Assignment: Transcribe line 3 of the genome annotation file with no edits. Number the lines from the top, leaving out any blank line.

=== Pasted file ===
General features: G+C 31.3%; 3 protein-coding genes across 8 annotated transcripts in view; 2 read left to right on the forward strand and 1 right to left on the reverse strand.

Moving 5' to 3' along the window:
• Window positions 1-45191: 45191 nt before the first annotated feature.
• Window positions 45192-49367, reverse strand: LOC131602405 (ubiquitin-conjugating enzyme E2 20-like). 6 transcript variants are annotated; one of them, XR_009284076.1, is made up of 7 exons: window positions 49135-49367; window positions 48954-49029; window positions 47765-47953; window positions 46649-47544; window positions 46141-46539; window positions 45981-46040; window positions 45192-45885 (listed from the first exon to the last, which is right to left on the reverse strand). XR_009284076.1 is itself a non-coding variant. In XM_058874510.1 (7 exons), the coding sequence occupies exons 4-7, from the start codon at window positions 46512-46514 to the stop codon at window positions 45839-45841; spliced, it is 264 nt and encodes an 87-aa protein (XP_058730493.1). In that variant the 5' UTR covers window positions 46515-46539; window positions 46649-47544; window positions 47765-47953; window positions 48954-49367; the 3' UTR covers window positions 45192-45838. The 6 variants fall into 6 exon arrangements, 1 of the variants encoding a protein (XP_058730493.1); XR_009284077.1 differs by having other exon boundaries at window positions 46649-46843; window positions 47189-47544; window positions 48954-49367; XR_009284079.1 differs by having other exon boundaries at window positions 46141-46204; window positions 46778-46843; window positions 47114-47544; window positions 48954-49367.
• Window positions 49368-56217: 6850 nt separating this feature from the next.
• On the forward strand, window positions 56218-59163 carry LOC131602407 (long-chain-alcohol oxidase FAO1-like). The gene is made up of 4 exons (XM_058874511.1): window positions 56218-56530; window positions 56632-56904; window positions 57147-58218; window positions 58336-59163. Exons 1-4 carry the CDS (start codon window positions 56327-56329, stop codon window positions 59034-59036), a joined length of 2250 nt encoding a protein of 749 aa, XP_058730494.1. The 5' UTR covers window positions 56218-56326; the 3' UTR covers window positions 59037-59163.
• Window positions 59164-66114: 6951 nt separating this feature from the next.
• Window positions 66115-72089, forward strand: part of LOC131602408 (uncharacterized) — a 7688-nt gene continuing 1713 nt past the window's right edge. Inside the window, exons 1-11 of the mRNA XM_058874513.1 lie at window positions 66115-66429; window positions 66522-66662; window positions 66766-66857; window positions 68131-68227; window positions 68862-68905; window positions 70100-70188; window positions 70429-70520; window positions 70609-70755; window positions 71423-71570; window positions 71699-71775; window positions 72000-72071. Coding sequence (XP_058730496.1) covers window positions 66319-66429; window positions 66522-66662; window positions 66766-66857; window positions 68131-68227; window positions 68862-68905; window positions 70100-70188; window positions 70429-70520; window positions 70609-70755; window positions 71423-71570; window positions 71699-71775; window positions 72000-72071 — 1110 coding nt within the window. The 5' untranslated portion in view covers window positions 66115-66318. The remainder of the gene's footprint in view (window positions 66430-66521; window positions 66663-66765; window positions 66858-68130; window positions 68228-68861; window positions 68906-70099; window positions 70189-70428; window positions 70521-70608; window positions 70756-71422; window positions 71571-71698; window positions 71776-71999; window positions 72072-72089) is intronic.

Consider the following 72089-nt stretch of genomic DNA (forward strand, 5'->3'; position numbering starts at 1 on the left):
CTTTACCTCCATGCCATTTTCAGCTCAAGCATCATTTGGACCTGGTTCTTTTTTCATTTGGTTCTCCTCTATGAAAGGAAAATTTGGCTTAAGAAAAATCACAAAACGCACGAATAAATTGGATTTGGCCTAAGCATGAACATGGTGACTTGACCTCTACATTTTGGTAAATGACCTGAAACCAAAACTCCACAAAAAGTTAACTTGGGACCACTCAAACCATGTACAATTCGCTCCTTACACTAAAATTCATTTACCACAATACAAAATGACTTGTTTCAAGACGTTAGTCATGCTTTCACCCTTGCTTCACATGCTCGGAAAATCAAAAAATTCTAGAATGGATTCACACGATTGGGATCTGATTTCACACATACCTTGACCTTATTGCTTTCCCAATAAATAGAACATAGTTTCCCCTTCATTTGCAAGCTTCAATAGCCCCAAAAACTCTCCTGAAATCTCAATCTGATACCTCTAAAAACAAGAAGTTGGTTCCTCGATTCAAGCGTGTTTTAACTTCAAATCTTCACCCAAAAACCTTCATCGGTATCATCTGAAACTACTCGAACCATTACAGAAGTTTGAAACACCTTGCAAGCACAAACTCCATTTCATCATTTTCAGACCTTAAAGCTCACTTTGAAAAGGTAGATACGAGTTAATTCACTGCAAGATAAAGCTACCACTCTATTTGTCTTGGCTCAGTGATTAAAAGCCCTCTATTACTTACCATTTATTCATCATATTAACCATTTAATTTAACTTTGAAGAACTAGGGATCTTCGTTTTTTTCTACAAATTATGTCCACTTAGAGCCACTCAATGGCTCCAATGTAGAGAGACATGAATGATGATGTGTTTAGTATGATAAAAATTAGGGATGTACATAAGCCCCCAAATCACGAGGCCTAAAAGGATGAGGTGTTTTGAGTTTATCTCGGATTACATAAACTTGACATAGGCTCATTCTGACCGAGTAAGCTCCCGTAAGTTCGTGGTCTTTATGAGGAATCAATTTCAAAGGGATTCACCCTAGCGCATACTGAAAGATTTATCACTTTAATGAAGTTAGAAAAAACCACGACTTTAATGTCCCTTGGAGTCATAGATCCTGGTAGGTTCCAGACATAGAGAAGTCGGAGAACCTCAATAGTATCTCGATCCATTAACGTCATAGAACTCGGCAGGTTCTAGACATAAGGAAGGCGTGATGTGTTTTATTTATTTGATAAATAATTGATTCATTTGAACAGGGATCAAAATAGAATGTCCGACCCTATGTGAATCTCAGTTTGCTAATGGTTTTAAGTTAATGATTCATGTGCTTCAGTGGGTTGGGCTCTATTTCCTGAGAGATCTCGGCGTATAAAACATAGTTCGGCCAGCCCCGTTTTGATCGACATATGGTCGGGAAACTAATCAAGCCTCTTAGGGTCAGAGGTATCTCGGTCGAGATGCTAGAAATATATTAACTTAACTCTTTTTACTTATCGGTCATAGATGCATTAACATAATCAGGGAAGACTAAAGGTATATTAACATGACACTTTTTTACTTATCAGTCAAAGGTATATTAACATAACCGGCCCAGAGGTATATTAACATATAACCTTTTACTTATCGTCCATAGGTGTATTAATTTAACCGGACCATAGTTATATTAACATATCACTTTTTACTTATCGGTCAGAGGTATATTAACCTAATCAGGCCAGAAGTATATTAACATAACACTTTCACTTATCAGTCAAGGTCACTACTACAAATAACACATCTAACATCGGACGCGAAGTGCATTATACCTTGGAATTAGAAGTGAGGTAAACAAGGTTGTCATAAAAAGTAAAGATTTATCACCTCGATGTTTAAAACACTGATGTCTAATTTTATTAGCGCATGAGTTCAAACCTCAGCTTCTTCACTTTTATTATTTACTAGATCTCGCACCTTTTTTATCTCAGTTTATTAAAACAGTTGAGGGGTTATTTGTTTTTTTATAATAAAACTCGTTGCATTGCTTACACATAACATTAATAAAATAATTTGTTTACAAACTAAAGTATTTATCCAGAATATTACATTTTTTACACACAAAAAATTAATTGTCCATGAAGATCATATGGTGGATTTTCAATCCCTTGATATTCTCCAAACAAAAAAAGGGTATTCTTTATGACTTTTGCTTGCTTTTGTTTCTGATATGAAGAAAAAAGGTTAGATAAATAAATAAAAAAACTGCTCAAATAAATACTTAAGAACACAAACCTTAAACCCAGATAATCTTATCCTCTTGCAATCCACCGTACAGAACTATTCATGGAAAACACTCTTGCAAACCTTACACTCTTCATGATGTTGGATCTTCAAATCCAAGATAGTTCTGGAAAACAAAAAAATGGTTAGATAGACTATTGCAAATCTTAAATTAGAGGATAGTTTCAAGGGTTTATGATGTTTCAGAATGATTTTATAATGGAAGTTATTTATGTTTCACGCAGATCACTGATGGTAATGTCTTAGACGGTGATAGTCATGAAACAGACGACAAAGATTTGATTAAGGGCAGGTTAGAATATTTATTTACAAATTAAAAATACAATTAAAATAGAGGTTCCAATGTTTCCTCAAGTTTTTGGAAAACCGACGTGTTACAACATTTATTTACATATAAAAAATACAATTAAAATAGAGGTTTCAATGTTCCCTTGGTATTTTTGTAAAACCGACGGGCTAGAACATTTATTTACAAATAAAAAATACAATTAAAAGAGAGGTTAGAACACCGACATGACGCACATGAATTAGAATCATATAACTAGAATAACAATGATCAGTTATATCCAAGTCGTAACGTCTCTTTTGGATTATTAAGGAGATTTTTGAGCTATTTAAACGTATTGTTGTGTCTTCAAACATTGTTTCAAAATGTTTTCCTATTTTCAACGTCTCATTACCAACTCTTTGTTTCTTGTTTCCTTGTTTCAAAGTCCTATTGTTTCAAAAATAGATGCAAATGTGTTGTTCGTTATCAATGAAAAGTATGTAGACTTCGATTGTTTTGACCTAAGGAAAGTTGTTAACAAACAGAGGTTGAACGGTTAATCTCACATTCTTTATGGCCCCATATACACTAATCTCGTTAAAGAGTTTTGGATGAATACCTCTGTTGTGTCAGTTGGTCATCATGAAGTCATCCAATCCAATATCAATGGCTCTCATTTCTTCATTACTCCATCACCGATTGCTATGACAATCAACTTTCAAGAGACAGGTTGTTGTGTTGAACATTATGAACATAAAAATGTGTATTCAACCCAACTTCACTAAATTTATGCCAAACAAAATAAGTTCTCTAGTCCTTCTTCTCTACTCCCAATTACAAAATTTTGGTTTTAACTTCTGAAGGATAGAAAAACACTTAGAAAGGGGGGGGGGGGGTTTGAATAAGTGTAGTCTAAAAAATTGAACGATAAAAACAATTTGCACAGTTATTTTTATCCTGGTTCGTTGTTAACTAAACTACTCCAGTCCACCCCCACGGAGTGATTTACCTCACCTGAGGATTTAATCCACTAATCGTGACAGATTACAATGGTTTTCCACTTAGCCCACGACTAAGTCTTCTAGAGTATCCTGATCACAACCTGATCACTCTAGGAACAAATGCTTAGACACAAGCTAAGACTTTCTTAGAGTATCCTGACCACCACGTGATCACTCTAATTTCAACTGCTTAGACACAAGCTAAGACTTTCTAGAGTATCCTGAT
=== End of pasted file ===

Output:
• Window positions 1-45191: 45191 nt before the first annotated feature.